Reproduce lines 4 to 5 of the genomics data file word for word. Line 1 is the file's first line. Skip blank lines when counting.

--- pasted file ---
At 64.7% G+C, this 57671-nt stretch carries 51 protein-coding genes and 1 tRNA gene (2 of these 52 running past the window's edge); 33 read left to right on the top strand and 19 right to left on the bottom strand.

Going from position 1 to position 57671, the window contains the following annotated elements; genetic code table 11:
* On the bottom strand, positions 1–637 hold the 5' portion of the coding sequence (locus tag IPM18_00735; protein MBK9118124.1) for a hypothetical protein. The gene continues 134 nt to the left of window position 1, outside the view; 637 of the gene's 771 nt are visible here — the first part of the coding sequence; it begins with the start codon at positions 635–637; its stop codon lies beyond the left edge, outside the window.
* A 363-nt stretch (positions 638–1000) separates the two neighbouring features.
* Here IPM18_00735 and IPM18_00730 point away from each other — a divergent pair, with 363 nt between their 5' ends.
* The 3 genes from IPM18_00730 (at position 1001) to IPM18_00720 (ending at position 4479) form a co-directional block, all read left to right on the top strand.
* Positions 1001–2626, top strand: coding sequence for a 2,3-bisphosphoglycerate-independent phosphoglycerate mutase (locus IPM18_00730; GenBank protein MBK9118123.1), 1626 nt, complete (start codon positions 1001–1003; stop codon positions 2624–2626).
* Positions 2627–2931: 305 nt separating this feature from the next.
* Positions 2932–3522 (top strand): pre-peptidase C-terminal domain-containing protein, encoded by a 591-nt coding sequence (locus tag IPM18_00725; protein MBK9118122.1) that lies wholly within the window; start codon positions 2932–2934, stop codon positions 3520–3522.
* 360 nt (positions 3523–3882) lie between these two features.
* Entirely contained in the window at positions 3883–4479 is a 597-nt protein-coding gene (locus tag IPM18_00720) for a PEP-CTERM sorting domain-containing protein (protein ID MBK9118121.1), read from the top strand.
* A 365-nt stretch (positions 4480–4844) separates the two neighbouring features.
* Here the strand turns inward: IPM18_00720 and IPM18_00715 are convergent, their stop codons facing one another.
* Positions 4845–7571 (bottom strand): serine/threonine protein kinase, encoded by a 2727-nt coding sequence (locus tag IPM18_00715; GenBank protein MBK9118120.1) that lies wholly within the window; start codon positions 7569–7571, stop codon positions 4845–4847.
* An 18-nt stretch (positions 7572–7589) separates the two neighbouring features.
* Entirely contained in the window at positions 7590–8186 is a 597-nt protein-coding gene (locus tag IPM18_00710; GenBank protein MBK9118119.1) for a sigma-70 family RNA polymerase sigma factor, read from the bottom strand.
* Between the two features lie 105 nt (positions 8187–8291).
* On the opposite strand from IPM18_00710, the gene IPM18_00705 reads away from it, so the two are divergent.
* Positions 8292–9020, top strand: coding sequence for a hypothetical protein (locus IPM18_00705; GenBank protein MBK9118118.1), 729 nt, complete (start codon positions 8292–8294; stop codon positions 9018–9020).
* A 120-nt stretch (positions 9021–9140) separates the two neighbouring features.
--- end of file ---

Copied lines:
* A 363-nt stretch (positions 638–1000) separates the two neighbouring features.
* Here IPM18_00735 and IPM18_00730 point away from each other — a divergent pair, with 363 nt between their 5' ends.